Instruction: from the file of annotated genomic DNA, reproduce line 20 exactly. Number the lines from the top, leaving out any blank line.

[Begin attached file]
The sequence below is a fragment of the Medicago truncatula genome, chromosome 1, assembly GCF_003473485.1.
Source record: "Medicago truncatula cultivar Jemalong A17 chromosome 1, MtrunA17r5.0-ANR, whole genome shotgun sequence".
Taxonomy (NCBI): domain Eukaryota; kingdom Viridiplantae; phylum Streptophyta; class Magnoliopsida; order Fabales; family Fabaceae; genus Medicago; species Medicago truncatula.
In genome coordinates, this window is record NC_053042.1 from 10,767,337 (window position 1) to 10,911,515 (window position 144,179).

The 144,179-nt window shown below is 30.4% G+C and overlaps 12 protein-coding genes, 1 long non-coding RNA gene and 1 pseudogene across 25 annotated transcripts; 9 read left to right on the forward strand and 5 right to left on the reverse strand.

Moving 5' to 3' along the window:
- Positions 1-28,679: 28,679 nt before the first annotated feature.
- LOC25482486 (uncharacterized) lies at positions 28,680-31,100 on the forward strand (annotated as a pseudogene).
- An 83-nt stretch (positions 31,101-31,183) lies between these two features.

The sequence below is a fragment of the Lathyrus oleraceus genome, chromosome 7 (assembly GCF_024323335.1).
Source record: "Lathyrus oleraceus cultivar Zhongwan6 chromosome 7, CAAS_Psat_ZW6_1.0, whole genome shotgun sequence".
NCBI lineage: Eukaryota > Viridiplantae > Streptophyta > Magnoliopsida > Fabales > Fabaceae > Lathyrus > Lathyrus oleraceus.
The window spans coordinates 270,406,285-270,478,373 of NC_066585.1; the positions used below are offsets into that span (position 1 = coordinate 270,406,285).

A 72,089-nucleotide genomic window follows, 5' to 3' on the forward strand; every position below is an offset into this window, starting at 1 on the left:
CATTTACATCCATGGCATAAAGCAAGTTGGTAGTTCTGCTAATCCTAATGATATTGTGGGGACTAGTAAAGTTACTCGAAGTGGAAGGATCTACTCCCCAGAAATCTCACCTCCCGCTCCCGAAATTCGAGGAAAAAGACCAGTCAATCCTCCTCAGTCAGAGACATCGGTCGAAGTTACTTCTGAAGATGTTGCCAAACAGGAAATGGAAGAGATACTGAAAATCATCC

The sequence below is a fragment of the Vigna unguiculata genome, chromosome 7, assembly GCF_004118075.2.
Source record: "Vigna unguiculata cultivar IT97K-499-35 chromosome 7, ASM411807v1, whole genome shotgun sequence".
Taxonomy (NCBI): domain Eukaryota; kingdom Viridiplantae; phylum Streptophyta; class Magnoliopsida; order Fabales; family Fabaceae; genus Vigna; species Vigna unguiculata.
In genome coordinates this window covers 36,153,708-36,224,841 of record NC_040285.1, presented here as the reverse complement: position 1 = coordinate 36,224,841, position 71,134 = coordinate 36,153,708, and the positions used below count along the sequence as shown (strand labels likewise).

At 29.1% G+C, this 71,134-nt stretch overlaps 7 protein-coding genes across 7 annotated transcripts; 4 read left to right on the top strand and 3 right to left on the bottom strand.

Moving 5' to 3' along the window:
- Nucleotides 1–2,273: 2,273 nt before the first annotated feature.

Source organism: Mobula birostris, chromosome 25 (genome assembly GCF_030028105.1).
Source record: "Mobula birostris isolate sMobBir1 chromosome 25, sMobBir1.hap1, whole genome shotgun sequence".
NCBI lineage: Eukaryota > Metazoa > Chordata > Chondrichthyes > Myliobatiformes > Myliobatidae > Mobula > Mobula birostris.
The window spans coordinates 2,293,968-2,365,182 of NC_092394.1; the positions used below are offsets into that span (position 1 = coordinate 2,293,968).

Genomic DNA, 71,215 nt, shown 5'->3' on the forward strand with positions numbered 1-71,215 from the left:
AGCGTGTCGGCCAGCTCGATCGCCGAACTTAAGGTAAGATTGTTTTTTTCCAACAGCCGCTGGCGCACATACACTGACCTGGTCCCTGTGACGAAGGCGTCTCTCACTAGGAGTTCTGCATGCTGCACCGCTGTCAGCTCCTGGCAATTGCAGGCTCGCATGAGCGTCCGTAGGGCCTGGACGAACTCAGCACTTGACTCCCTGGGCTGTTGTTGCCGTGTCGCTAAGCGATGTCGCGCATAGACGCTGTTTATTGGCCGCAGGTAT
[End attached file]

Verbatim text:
At 29.1% G+C, this 71,134-nt stretch overlaps 7 protein-coding genes across 7 annotated transcripts; 4 read left to right on the top strand and 3 right to left on the bottom strand.